Standing at an inflection point in history
by Charlie Phlegar
We face a rapidly changing world that’s more global and more diverse than the one I graduated into. Our graduates today will enter a world that’s moving more quickly than we can imagine. It’s imperative that we change as a university as well.
We’re seeing that change in Alexandria, where Virginia Tech will build its Innovation Campus as the Commonwealth of Virginia ramps up its efforts to increase the tech-talent pipeline to support the growing tech sector, including Amazon’s second headquarters. This is an amazing opportunity to expand our presence in the greater Washington, D.C., area, which will soon become one of the great digital economies of the world. We’re going to be right in the middle of it, which will give our students and faculty tremendous opportunities—not just in Northern Virginia but in Roanoke, Blacksburg, and throughout Virginia.
In Roanoke, we’re making tremendous advances at the Fralin Biomedical Research Institute at VTC and the Virginia Tech Carilion School of Medicine. Over the past decade, Virginia Tech has expanded its research and academic portfolio by adding a medical component, an element that’s a must for any comprehensive university. These enterprises have already turned out to be game-changers for the university, for Roanoke, and for Virginia.
Layer in the countless research projects through which Virginia Tech is tackling the complicated problems of our world. The ambitious Global Business and Analytics Complex intersects with the future of data analytics and data science. The university’s groundbreaking work with brain research has implications for everything from sports to vehicle safety. The university’s partnerships with business and the corporate world to develop autonomous vehicles and intelligent infrastructure are changing the way we see roads.
When you consider the many other projects in motion, it’s clear that Virginia Tech is positioned like no other university in the world. This is truly our moment.
To make this leap forward, though, one thing is clear: Today’s best universities thrive because of private giving from their proud alumni. We’re thankful for the funding that tuition and state support provide, but philanthropy is the sustenance that we need to boost our efforts.
The beginning of the upcoming capital campaign, which we’ll launch in October, is a pivotal moment. Building upon our rich history and broad reach, the vision for tomorrow’s Virginia Tech represents an opportunity for not only alumni, but friends, foundations, and corporations to invest in something quite significant.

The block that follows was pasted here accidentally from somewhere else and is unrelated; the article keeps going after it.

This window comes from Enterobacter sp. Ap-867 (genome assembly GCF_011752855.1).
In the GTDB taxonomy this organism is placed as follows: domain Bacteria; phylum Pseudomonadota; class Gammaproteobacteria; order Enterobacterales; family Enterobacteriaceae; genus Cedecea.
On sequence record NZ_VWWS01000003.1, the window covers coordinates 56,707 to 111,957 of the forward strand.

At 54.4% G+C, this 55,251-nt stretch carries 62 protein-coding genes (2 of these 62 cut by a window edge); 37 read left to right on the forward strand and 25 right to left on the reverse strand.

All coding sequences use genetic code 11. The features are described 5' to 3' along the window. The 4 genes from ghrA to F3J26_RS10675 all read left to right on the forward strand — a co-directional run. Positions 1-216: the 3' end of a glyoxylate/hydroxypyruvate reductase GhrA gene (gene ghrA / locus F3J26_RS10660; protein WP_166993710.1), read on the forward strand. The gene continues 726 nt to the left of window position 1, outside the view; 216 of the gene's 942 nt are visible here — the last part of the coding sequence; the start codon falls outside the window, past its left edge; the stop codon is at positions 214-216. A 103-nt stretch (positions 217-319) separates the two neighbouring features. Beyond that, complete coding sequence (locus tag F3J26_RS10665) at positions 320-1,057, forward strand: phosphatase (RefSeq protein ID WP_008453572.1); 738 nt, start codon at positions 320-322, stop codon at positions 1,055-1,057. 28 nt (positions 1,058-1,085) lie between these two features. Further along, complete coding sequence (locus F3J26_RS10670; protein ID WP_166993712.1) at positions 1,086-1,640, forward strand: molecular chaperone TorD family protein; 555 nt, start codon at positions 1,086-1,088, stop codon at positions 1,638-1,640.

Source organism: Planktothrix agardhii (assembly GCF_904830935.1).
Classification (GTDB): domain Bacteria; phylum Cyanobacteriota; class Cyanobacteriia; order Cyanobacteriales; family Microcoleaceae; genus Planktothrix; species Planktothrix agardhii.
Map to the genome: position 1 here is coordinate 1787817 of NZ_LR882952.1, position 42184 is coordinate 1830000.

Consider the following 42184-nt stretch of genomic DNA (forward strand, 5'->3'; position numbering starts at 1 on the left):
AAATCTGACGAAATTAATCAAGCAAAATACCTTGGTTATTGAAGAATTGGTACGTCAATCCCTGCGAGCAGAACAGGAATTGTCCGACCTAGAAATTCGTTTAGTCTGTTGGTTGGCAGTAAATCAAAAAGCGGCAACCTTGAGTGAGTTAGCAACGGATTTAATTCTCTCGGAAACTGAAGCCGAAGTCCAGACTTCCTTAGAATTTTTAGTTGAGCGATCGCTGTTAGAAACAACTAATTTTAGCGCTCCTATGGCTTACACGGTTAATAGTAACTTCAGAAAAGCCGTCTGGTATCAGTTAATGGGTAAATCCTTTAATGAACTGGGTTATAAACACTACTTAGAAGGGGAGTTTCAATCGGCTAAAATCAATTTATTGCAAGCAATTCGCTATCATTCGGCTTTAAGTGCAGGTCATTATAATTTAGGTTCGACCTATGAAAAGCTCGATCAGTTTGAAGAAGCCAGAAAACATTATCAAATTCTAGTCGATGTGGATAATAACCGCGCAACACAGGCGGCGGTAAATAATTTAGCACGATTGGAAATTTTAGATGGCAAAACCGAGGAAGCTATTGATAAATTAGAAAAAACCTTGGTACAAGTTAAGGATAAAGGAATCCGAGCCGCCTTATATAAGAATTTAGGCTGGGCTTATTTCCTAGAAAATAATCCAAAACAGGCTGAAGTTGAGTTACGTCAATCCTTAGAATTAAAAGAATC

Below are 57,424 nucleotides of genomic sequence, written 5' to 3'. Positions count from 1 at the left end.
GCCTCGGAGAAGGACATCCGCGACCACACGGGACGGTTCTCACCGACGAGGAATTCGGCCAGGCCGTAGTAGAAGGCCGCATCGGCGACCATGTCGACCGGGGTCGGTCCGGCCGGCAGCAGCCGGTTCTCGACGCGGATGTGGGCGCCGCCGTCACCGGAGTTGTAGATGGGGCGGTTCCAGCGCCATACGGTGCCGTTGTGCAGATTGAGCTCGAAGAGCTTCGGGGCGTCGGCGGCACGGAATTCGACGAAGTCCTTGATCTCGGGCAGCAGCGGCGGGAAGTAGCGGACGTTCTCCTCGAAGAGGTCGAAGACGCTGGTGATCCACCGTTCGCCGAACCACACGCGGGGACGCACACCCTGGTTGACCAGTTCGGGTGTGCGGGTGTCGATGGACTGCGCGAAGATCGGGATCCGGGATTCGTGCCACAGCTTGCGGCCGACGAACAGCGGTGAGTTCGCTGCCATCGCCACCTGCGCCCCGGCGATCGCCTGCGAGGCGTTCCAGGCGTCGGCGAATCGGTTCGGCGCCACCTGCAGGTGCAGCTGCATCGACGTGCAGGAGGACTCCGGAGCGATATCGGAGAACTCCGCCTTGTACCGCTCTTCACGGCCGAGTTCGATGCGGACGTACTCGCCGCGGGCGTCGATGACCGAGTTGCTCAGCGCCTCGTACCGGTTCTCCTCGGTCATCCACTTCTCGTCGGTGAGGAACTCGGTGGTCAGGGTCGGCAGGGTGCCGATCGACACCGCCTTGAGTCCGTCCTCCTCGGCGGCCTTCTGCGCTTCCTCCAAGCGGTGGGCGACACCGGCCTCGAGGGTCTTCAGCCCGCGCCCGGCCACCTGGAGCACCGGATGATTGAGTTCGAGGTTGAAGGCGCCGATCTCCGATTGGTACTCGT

Through the campaign, we will ensure that Virginia Tech emerges as one of the most respected and premier institutions in the world. That’s not hyperbole. But it will take our collective leadership and participation. It will be difficult, and it won’t happen overnight. It will take the $10 gifts and the $10 million gifts. It will take mentoring students and helping faculty commercialize their inventions. It will take all of us deciding to invest in Virginia Tech graduates who will change the world.
This campaign will take a monumental effort to succeed. I’m excited by the opportunity to meet the challenge, especially as we approach the institution’s sesquicentennial—our 150th anniversary—in 2022. And just as importantly, I’m optimistic.
This moment is happening because of our dedication to our motto, Ut Prosim (That I May Serve). Your expertise, hard work, and commitment to serve have gotten us to this point. And I believe to my core that those same values, paired with our sustained investment in the future, will transform this university. The world needs Virginia Tech and its commitment to serve. We need you to help us get there.
Charlie Phlegar is vice president for advancement at Virginia Tech.
IN THE NEXT ISSUE
Virginia Tech’s history is rooted in agricultural education and research. Today, advances in technology are transforming the future of farming in the U.S. and around the world. Virginia Tech research and education are helping farmers provide for the growing needs of an expanding population and are promoting safe and healthy harvests.
How does growth affect campus transportation? From bicycles and buses to skateboards and scooters, students, faculty, and staff are exploring alternative ways to move around campus quickly and safely.
You’ll find stories about these topics and many more in the fall issue of Virginia Tech Magazine.